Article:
Ask A Vet: Why Are People Allergic To Cats?

Cat allergies are a documented and fairly common occurrence. According to the Asthma and Allergy Foundation of America, almost 3 out of 10 people have animal allergies and cat allergies are twice as common as dog ones. There are proteins (allergens) present in cats’ saliva, urine and dander (dead skin cells) that stimulate an allergic person’s immune system, just like a real threat might.

Every day, one’s immune system is bombarded with threats. Some of these are viruses or bacteria and a good immune response is what keeps you from getting sick. But when a sensitive immune system sees an allergen molecule from a cat, it launches an attack just like it would for those pathogens that were going to make you sick. People who are allergic to cats can feel just like they are “coming down” with something. Symptoms can include: itchy and watery eyes, runny and stuffy nose, sneezing/coughing and wheezing/asthma symptoms.

Unfortunately, all cats have the allergen(s) that most cat allergy sufferers are sensitive to.  There is no cat without skin, saliva, or urine, so even hairless cats or “hypoallergenic” cats will cause allergic reactions. There is no breed or type of cat that cannot incite a reaction in an allergic person, but reactions, cats, and people are all individual in their response.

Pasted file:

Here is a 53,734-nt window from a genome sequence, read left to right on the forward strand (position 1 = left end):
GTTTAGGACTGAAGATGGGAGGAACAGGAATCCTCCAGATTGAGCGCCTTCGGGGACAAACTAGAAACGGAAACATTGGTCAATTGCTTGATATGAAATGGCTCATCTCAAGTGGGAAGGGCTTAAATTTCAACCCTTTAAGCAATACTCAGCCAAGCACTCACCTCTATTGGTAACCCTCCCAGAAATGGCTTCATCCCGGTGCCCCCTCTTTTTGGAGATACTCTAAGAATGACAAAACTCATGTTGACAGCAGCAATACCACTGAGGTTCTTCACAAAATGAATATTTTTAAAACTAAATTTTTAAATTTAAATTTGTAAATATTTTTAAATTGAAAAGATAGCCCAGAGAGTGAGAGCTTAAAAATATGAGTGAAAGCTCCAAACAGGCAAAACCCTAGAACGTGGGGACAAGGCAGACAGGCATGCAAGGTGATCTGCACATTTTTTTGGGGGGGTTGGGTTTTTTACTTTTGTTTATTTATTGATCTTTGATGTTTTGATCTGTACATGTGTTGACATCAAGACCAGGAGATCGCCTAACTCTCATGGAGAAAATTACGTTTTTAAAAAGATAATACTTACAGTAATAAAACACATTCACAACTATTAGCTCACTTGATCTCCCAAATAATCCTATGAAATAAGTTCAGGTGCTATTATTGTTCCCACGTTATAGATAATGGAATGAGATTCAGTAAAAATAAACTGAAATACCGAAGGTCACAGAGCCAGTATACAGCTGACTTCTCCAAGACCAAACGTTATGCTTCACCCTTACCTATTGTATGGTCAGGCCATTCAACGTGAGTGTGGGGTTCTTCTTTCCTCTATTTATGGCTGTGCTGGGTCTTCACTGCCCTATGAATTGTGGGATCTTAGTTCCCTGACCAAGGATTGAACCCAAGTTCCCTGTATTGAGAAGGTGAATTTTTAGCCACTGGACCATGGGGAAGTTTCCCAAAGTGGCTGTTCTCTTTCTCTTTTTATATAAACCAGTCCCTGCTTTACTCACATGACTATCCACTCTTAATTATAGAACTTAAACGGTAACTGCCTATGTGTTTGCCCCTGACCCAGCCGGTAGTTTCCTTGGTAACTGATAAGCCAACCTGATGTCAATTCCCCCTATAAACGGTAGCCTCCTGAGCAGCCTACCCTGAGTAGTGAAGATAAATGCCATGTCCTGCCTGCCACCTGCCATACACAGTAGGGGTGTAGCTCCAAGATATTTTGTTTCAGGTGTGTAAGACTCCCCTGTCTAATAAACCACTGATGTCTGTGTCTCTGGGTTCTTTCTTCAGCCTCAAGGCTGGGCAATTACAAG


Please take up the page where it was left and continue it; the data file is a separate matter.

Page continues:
Some cats seem to produce less of the antigen than others, but a person is most likely to be sensitized to the allergens present in their environment and these will usually be the ones that come from their own cat.

If you think you are allergic to your cat, your best hope is to address the allergy within your own immune system. Only a Board Certified Allergist can provide you with an accurate diagnosis, recommendations regarding living with a cat, and most importantly, effective treatment that may include desensitization to your cat. Treatment is likely to include allergy injections, environmental modifications, and medications to ease your symptoms. Don’t worry. Even if you are allergic to your cat, there is help!


Do you have a happily ever after cat story? Find me on Facebook by clicking here.


Ask A Vet: Why Does My Cat Pee Outside The Litter Box And What Can I Do?
How Often Should I Really Clean My Cat’s Litter Box?
Ask A Vet: 5 Tips To Keep Your Cat Faithfully Using The Litter Box
5 Causes Of Seizures In Cats
Ask A Vet: Why Are Male Calico Cats So Rare?
Ask A Vet: Are Bed Bugs A Risk To My Cat Too?